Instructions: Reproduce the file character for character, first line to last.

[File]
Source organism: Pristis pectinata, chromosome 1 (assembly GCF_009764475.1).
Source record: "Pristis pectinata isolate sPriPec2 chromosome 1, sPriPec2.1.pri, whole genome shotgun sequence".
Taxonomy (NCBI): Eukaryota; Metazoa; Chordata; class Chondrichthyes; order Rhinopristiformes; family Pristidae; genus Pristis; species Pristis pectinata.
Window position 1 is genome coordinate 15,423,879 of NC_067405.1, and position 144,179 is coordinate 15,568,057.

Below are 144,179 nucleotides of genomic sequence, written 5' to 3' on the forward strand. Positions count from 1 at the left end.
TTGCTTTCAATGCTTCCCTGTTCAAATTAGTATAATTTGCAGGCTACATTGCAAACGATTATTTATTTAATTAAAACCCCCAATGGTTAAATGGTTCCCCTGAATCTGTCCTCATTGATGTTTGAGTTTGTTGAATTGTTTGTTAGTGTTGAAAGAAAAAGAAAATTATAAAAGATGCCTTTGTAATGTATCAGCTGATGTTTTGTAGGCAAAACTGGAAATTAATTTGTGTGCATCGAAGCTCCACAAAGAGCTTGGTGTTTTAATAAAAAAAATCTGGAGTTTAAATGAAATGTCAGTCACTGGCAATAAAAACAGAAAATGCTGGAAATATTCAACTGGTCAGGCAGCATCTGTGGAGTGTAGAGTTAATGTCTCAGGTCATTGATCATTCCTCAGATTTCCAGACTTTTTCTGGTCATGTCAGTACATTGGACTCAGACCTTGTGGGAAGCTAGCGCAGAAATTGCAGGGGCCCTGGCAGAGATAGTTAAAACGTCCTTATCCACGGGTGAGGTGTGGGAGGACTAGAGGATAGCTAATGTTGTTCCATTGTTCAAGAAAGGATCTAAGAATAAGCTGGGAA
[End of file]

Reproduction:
Source organism: Pristis pectinata, chromosome 1 (assembly GCF_009764475.1).
Source record: "Pristis pectinata isolate sPriPec2 chromosome 1, sPriPec2.1.pri, whole genome shotgun sequence".
Taxonomy (NCBI): Eukaryota; Metazoa; Chordata; class Chondrichthyes; order Rhinopristiformes; family Pristidae; genus Pristis; species Pristis pectinata.
Window position 1 is genome coordinate 15,423,879 of NC_067405.1, and position 144,179 is coordinate 15,568,057.

Below are 144,179 nucleotides of genomic sequence, written 5' to 3' on the forward strand. Positions count from 1 at the left end.
TTGCTTTCAATGCTTCCCTGTTCAAATTAGTATAATTTGCAGGCTACATTGCAAACGATTATTTATTTAATTAAAACCCCCAATGGTTAAATGGTTCCCCTGAATCTGTCCTCATTGATGTTTGAGTTTGTTGAATTGTTTGTTAGTGTTGAAAGAAAAAGAAAATTATAAAAGATGCCTTTGTAATGTATCAGCTGATGTTTTGTAGGCAAAACTGGAAATTAATTTGTGTGCATCGAAGCTCCACAAAGAGCTTGGTGTTTTAATAAAAAAAATCTGGAGTTTAAATGAAATGTCAGTCACTGGCAATAAAAACAGAAAATGCTGGAAATATTCAACTGGTCAGGCAGCATCTGTGGAGTGTAGAGTTAATGTCTCAGGTCATTGATCATTCCTCAGATTTCCAGACTTTTTCTGGTCATGTCAGTACATTGGACTCAGACCTTGTGGGAAGCTAGCGCAGAAATTGCAGGGGCCCTGGCAGAGATAGTTAAAACGTCCTTATCCACGGGTGAGGTGTGGGAGGACTAGAGGATAGCTAATGTTGTTCCATTGTTCAAGAAAGGATCTAAGAATAAGCTGGGAA